The UK MET Office produces temperature series for the whole of England (as well as Wales, Scotland and Northern Ireland).

What ‘Younger Dryas” did was to take the temperature readings for the CET, and subtract the average temperature for some period. This leaves the differences in temperature, known as “temperature anomalies”. These are what climate scientists prefer to work with, since it shows only the changes (from some arbitrary temperature) and isn’t masked by the large value of the actual temperature.

He then took the temperature anomalies generated by the MET Office for the whole of Englang, and subtracted these from the CET anomalies. Since there is going to be some difference between temperatures over the whole of England as compared to a the small part of it covered by the CET, you would expect to see variations up and down around zero as different weather patterns affected different parts of England, and in fact, this is what we do see until fairly recently:

CET compared to whole of England

Around 1992 there is a large difference between the CET temperature, and the MET Office temperature for England. England apparently getting warmer than the CET region.

Intrigued by this, our friend then decided to compare the CET series against those maintained by the MET Office for Wales, Scotland and Northern Ireland.

He was surprised to discover that the very obvious spike in temperature for England was completely absent when he compared the CET series against these other regional series.

For example, the series for Wales compared against the CET series.

Exactly why parts of England outside the CET triangle, but excluding Wales, Scotland and Northern Ireland should be getting hotter every year is something of a mystery.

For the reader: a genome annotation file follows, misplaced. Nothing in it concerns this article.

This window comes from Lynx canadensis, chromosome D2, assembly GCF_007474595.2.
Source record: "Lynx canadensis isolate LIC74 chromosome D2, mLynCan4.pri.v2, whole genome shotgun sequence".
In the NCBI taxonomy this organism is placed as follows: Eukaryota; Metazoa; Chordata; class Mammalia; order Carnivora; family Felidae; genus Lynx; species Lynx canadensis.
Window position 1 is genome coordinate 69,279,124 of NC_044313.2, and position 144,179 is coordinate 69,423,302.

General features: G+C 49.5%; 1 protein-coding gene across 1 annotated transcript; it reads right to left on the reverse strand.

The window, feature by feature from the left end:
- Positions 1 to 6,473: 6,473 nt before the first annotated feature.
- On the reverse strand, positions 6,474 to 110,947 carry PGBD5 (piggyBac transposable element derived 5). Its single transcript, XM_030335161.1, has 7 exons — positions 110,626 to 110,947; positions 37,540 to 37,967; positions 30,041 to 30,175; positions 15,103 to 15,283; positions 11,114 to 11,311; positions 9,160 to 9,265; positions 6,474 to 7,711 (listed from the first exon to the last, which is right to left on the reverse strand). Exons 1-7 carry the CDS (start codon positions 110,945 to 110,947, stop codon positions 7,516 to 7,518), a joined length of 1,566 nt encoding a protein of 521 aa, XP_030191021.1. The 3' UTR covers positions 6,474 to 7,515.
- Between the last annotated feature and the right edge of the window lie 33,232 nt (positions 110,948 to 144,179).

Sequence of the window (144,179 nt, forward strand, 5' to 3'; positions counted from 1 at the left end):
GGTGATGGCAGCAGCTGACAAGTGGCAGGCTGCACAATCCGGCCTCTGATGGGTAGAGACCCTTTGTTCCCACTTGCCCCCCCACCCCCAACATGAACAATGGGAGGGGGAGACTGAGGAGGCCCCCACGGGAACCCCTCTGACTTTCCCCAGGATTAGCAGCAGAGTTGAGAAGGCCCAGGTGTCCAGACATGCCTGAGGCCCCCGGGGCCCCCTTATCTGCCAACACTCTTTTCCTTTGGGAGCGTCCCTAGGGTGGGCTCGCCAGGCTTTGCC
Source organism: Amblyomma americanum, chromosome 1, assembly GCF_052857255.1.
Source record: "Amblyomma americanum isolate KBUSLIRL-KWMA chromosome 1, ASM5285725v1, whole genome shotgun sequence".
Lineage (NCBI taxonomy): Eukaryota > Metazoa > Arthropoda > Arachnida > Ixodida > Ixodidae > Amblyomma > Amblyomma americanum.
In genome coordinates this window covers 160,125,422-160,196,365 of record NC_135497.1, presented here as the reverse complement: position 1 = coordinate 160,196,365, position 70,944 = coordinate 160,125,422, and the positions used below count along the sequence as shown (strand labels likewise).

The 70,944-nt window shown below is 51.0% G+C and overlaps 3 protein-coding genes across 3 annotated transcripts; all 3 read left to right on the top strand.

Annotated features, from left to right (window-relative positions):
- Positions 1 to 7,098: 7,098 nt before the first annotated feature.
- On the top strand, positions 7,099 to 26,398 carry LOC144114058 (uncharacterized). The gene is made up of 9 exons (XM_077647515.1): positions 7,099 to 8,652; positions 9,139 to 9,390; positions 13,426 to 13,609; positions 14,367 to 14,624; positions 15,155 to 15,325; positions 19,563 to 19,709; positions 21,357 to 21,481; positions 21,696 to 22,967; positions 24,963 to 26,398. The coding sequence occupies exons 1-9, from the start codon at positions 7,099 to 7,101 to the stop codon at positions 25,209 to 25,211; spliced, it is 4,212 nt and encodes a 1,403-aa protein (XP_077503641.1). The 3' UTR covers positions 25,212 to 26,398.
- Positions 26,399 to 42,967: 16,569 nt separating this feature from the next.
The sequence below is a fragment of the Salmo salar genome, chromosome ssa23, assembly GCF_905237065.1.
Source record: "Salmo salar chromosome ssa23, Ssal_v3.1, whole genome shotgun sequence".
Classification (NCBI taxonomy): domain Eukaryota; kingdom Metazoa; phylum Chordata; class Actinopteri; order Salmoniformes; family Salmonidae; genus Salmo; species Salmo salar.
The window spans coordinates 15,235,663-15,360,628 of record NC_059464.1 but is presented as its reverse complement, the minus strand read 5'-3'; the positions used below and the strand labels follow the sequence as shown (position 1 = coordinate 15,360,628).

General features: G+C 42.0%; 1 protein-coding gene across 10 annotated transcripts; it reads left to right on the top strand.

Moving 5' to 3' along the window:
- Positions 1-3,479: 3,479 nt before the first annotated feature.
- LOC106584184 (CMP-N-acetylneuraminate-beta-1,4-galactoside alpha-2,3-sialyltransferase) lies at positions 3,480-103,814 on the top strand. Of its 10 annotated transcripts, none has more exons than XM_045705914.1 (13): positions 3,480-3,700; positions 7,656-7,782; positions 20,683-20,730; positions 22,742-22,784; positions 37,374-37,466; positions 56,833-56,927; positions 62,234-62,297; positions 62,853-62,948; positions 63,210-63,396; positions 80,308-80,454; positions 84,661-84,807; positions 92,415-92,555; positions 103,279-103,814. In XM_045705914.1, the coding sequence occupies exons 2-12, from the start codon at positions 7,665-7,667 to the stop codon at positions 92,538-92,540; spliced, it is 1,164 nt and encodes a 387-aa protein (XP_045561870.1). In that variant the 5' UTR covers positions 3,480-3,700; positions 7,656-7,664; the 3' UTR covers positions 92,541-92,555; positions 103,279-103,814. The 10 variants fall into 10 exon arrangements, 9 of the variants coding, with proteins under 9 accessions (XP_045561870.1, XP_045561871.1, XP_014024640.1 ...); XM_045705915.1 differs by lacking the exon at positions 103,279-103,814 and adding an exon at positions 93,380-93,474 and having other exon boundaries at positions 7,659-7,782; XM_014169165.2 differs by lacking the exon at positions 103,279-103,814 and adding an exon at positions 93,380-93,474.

My initial thought was that it might be due to the fact that the CET series has been “adjusted” for Urban Heat Island (UHI) effects since 1974. This would lower the actual temperature readings, and if the temperatures for the whole of England were not so adjusted the effect would be to show England getting warmer.

However, its clear from the graph that the problem doesn’t begin in 1974, not until around 1992. Also, the effect would be apparent when comparing to other regions.

Strangely, this effect kicks in just about the time that the “Oh no! We are all going to die! CO2 is burning up the planet!” craze kicked in.

The New Zealand MET Office has been caught adjusting their temperatures to rise every  month. Surely the UK MET Office would NEVER stoop to such underhanded tricks?

CET and Wales anomalies















Original thread is here: http://theweatheroutlook.com/twocommunity/default.aspx?g=posts&t=4732


Life just gets worse

Life is getting hard for the proponents of Anthropogenic Global Warming AGW), and Greens who want to use the AGW theory to drive civilization back into the stone age (no, not Bronze – making Bronze requires the use of FIRE).